* Supreme Court rules impeachment proceeding illegal
* Chief justice could be removed after voting on Friday
* Concerns raised over judicial independence, rule of law
By Ranga Sirilal and Shihar Aneez
COLOMBO, Jan 10 (Reuters) - Sri Lankan lawyers boycotted
courts on Thursday in protest at government attempts to fire the
country's most senior judge, which they branded an attack on
The United States, the United Nations and the Commonwealth
have also raised concerns that the move to impeach Chief Justice
Shirani Bandaranayake, on charges including financial
irregularities and failure to declare assets, threatens the
independence of Sri Lanka's courts. The Supreme Court has
declared the impeachment attempt illegal.
Thousands of protesters including lawyers, opposition
politicians and religious leaders marched from the Supreme Court
to the commercial heart of the capital Colombo despite rains and
counter protests by pro-government supporters.
Some carried placards reading "stop tearing up the
constitution", "respect the court rulings", and "court stoned,
judges threatened, chief justice insulted, democracy stalled!".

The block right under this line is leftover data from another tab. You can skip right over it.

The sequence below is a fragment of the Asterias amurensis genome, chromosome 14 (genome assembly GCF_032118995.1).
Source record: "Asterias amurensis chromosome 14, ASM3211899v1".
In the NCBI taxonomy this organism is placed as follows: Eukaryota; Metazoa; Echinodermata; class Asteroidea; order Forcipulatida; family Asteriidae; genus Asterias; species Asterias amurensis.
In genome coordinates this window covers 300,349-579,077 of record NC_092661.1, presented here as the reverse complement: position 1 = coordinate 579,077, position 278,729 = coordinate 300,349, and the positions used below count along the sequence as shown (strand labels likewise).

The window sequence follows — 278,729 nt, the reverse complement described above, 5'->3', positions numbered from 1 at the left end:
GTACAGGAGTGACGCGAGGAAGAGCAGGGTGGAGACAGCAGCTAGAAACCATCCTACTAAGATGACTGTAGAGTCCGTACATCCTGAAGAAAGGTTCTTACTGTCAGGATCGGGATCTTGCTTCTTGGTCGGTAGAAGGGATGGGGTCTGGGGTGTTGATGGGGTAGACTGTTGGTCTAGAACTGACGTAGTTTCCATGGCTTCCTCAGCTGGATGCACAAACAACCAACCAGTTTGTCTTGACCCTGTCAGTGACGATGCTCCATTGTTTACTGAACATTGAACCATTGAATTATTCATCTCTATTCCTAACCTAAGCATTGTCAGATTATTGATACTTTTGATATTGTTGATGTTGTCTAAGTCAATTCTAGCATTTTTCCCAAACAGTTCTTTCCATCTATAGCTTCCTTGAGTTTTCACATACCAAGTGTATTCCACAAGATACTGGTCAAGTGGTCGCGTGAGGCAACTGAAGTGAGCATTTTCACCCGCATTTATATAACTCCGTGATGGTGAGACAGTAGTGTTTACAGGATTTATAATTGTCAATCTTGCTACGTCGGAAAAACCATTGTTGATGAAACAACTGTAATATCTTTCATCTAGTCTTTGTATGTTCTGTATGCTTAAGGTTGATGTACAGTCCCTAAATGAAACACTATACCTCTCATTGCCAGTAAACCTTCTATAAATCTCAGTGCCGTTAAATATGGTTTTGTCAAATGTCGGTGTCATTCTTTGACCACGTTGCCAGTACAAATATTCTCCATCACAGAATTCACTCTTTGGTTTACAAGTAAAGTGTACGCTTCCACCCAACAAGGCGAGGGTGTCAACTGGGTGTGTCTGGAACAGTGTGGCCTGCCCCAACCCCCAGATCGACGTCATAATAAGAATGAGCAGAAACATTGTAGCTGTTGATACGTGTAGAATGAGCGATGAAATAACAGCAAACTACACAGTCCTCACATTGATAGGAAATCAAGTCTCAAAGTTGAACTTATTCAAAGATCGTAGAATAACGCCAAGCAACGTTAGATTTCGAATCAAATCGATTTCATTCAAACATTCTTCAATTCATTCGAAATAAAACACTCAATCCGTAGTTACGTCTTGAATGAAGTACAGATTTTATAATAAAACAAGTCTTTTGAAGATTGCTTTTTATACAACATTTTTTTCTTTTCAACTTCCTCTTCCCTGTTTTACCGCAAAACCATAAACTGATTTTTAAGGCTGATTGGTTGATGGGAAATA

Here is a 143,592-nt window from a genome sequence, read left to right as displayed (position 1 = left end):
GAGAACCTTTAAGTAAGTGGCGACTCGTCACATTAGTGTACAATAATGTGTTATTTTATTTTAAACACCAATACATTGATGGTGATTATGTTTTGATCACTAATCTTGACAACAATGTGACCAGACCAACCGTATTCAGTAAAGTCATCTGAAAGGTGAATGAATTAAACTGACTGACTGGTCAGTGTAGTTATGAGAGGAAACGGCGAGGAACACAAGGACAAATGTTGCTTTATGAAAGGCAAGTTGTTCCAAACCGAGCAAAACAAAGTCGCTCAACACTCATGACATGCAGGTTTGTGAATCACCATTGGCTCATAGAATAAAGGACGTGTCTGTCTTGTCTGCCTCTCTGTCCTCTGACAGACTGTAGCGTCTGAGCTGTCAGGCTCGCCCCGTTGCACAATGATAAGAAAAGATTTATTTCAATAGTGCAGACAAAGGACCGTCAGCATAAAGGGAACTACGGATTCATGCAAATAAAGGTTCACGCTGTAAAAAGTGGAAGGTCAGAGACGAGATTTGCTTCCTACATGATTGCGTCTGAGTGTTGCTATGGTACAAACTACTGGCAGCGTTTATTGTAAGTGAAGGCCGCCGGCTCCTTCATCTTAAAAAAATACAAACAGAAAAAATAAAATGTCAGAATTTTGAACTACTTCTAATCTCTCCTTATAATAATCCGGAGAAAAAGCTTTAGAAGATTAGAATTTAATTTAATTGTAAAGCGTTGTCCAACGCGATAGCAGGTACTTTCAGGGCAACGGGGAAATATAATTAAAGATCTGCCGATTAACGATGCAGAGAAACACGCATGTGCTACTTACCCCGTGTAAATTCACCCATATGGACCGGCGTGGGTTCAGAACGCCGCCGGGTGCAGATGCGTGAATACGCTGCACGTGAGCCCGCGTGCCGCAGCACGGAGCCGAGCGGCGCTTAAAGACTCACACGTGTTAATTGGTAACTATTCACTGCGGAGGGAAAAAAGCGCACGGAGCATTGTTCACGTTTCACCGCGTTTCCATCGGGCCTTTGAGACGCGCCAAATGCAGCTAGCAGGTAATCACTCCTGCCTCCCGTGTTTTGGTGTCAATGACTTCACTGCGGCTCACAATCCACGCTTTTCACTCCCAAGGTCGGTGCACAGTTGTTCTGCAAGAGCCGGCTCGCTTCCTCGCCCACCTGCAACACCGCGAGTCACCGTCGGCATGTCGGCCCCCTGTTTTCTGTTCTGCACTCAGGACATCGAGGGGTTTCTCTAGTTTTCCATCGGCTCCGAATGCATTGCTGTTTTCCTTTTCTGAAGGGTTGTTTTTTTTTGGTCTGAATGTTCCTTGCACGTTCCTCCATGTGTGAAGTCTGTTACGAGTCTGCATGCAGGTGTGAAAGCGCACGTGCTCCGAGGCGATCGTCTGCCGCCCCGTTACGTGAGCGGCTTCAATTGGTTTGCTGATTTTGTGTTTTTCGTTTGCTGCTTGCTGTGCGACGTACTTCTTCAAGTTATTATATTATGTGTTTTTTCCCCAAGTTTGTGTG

They were prevented by police from proceeding to parliament,
which began a debate on whether to impeach Sri Lanka's first
female chief justice and will hold a final vote on Friday.
Government and judiciary have been on a collision course
since President Mahinda Rajapaksa's ruling party filed an
impeachment motion against Bandaranayake on Nov. 6. A month
later, a parliamentary panel found her guilty of irregularities.
The government, which has a two-thirds majority, needs 113
out of a maximum possible 225 votes to remove Bandaranayake.
The accusations against Bandaranayake arose after she ruled
that a bill submitted by the president's younger brother, Basil
Rajapaksa, proposing an 80-billion rupee ($614 million)
development budget must be approved by nine provincial councils.
The bill was passed in the parliament on Wednesday with a
majority of 107 votes.
The International Commission of Jurists (ICJ), a
non-governmental organisation that promotes rule of law, said in
a statement that government moves against the judiciary had
brought the country "to the brink of a constitutional crisis."
"If the impeachment motion is passed in parliament in
defiance of decisions of the country's judiciary, it will signal
a massive breakdown in the rule of law and checks and balances,"
Sam Zarifi, ICJ's Asia director, said in the statement.
But Government Spokesman Keheliya Rambukwella said
Bandaranayake had politicised the judiciary and that that "is
very unbecoming of a chief justice."
In a note, political risk consultancy Eurasia Group said
foreign investors' concerns about rule of law have been
heightened by the row, but that domestic political costs for
Rajapaksa are minimal.
(Writing by Shihar Aneez; Editing by Jason Webb)